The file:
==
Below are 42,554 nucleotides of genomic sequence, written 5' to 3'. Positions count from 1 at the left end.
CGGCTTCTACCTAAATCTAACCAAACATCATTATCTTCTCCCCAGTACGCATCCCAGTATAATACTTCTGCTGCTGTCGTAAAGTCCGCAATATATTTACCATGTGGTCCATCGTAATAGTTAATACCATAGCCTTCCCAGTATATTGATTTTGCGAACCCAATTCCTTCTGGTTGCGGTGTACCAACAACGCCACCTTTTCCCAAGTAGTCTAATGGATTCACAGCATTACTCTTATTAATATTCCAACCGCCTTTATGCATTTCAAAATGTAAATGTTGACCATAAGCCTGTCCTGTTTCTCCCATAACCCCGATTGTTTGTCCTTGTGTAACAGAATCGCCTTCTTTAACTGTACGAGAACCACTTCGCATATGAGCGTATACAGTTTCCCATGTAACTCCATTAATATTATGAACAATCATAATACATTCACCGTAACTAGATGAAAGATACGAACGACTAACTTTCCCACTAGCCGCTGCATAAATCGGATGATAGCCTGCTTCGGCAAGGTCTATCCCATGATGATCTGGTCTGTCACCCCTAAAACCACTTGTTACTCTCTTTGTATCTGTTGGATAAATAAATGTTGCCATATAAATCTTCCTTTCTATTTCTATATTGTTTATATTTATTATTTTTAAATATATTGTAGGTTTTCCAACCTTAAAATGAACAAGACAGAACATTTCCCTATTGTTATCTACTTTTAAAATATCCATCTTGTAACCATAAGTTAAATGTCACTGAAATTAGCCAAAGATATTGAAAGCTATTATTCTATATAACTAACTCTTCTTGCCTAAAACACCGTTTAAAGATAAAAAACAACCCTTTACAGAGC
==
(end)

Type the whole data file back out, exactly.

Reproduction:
Below are 42,554 nucleotides of genomic sequence, written 5' to 3'. Positions count from 1 at the left end.
CGGCTTCTACCTAAATCTAACCAAACATCATTATCTTCTCCCCAGTACGCATCCCAGTATAATACTTCTGCTGCTGTCGTAAAGTCCGCAATATATTTACCATGTGGTCCATCGTAATAGTTAATACCATAGCCTTCCCAGTATATTGATTTTGCGAACCCAATTCCTTCTGGTTGCGGTGTACCAACAACGCCACCTTTTCCCAAGTAGTCTAATGGATTCACAGCATTACTCTTATTAATATTCCAACCGCCTTTATGCATTTCAAAATGTAAATGTTGACCATAAGCCTGTCCTGTTTCTCCCATAACCCCGATTGTTTGTCCTTGTGTAACAGAATCGCCTTCTTTAACTGTACGAGAACCACTTCGCATATGAGCGTATACAGTTTCCCATGTAACTCCATTAATATTATGAACAATCATAATACATTCACCGTAACTAGATGAAAGATACGAACGACTAACTTTCCCACTAGCCGCTGCATAAATCGGATGATAGCCTGCTTCGGCAAGGTCTATCCCATGATGATCTGGTCTGTCACCCCTAAAACCACTTGTTACTCTCTTTGTATCTGTTGGATAAATAAATGTTGCCATATAAATCTTCCTTTCTATTTCTATATTGTTTATATTTATTATTTTTAAATATATTGTAGGTTTTCCAACCTTAAAATGAACAAGACAGAACATTTCCCTATTGTTATCTACTTTTAAAATATCCATCTTGTAACCATAAGTTAAATGTCACTGAAATTAGCCAAAGATATTGAAAGCTATTATTCTATATAACTAACTCTTCTTGCCTAAAACACCGTTTAAAGATAAAAAACAACCCTTTACAGAGC